Cora Fuller, a 37-year-old bookkeeper, climbed into the pilot's spot on a four-seat Stinson Detroiter airplane and took off from the Fairmont Airport in southern Minnesota on the windy last day of April 1931. She was under the watchful eye of F.H. Longeway, a Minneapolis federal aviation inspector.
"She made six landings for the inspector yesterday," the Fairmont Daily Sentinel reported, "performing perfectly in spite of the fact wind made it a hard day for accurate flying."
In addition to her three "spot" landings, Fuller piloted another trio of 180-degree landings and took an hourlong written exam.
"Mrs. Fuller is one of few women I ever heard of passing the private pilot's license test perfectly," said Longeway, clearly impressed. "I don't recall that any of the local boys got 100 percent. She does a good job with that big Stinson."
Fuller became the first woman in Minnesota to earn a private pilot's license that day 92 years ago. Today, there are nearly 1,000 licensed female fliers in the state.
"There may have been other women that piloted airplanes in Minnesota before her, however, she was the first to be issued a pilot's license," said Lenny Tvedten, executive director the Martin County Historical Society in Fairmont.
Fuller's enclosed, black Stinson monoplane, with a propeller up front, was a sleek-looking breakthrough in its time.
"The Detroiter was a rather sophisticated airplane in an era when most training was done in open cockpit biplanes with two seats," according to a 2021 article in Minnesota Flyer magazine.
Born Dec. 12, 1893, Cora May Rouse was the fourth of five children of a Fairmont-area farmer. In 1921, She married Roy Fuller, a produce manager 10 years older than her. He was a pilot, too, and "they shared a love for adventure," according to Martin County researcher Liz Wheeler.
Cora turned 10 just five days after the Wright Brothers' first flight in 1903 in Kitty Hawk, N.C. Six years later, Wilbur Wright flew over a million spectators gathered at New York Harbor — a canoe strapped on the bottom of his plane just in case of a water landing.
Those early flights "seemingly made an impression on a teen girl from Fairmont," Wheeler wrote on Fuller's findagrave.com page, posted in 2020.
Census records show Cora kept the books at a creamery and a drugstore when she was not up in the air. She also loved playing golf. Nearly a decade into her marriage, she starting taking flying lessons from another Fairmont pilot named Floyd Eltgroth. After eight hours of instruction and two hours in the sky, she piloted two five-minute solo trips at 500 feet over Hall Lake — banking her plane and landing smoothly to earn a student's license.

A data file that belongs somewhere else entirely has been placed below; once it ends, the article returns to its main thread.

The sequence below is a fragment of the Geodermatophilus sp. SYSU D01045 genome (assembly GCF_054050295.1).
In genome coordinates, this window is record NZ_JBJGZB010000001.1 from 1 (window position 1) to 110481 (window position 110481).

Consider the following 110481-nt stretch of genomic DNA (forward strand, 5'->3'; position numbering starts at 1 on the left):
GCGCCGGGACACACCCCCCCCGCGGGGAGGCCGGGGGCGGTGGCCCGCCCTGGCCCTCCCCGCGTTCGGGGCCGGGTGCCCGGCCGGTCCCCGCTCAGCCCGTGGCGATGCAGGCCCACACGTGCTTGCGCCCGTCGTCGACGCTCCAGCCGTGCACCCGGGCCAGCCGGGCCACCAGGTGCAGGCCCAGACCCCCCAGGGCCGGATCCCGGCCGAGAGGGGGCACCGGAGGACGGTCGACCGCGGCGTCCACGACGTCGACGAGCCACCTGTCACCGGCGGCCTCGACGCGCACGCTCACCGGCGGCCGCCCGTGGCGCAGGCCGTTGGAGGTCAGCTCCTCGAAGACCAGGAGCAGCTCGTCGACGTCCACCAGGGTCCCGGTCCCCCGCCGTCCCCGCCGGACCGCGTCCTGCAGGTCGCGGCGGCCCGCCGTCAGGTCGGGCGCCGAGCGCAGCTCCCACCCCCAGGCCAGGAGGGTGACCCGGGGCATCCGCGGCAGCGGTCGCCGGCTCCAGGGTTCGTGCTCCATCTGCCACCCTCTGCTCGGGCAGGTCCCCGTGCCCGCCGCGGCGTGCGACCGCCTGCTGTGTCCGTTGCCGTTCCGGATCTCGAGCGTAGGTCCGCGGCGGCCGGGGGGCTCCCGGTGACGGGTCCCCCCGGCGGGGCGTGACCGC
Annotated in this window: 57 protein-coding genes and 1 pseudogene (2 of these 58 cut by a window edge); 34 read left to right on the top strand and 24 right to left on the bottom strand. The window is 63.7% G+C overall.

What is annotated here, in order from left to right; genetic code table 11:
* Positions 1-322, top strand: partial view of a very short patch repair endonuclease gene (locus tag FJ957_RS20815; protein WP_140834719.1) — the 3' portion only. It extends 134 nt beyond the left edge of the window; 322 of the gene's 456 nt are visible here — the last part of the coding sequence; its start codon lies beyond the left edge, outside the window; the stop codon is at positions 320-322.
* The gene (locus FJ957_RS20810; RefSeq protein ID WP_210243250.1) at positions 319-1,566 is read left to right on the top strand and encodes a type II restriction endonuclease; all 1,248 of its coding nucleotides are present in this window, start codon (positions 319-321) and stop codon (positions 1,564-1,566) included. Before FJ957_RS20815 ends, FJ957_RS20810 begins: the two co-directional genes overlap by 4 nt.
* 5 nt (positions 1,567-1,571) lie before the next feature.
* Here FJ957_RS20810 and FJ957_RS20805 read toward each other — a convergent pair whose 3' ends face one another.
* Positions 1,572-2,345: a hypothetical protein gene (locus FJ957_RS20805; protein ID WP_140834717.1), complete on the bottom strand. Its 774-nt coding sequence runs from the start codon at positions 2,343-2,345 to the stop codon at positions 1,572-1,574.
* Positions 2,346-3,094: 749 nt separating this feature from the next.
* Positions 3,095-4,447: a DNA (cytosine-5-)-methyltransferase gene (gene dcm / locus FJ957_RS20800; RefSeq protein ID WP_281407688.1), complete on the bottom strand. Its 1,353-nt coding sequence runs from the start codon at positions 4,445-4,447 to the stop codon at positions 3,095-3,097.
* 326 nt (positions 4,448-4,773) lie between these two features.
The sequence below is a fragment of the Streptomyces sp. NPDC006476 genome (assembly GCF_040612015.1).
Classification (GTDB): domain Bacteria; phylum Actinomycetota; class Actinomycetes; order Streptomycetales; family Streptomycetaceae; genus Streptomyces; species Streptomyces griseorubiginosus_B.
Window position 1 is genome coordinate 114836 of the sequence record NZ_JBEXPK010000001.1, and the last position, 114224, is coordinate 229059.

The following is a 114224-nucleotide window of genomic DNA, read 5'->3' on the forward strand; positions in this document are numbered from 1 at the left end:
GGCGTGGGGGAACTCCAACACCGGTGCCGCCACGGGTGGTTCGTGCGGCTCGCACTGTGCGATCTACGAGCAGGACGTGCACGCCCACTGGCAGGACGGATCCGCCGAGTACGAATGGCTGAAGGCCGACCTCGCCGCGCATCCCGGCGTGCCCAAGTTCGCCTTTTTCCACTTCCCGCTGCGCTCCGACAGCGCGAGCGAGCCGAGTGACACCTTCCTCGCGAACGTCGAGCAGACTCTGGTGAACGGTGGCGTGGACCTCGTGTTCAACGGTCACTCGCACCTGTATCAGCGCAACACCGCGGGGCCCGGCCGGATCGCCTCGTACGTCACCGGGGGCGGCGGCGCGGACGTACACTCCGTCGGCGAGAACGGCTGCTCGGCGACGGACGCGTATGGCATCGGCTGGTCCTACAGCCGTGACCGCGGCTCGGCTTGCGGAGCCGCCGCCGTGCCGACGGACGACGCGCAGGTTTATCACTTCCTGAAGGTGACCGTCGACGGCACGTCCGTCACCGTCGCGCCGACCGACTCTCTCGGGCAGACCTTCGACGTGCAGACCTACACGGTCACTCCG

"She stepped off the plane as cool and collected as if stepping out of an automobile," Eltgroth said.
By the time she earned her license with that perfect score on April 30, 1931, she'd "handled a plane alone in the air for 30 hours," or triple the required flying time, the Fairmont newspaper reported.
Her log books racked up 8,162 miles in her first year as a pilot, Tvedten said. Keep in mind, she completed that first year just as Amelia Earhart climbed in a red Lockheed Vega on May 21, 1932 — flying 15 hours from Newfoundland to Northern Ireland to become the first woman and second flyer after Minnesotan Charles Lindbergh to cross the Atlantic Ocean.
While Earhart flew into fame, heightened by her mysterious disappearance in 1937, Fuller was largely forgotten.
But not completely.
Three years ago, and nearly 90 years after Fuller's license-earning perfect test flight, a St. Paul restaurant christened a new lounge in her honor. Cora's Lounge, a stylish addition to Holman's Table, opened in a converted 1939 airport terminal area at Holman Field, the St. Paul Downtown Airport.
"We were … looking for a name for the new lounge, and it popped up that Cora Fuller was the first female pilot to get her license in Minnesota, so we figured it just made a ton of sense to name it after her," said Troy Reding, owner of Holman's Table.
Fuller died at 78 in 1972, 32 years after Roy. They're buried together in Fairmont's Lakeside Cemetery.
Curt Brown's tales about Minnesota's history appear every other Sunday. Readers can send him ideas and suggestions at email@example.com. His latest book looks at 1918 Minnesota, when flu, war and fires converged: strib.mn/MN1918.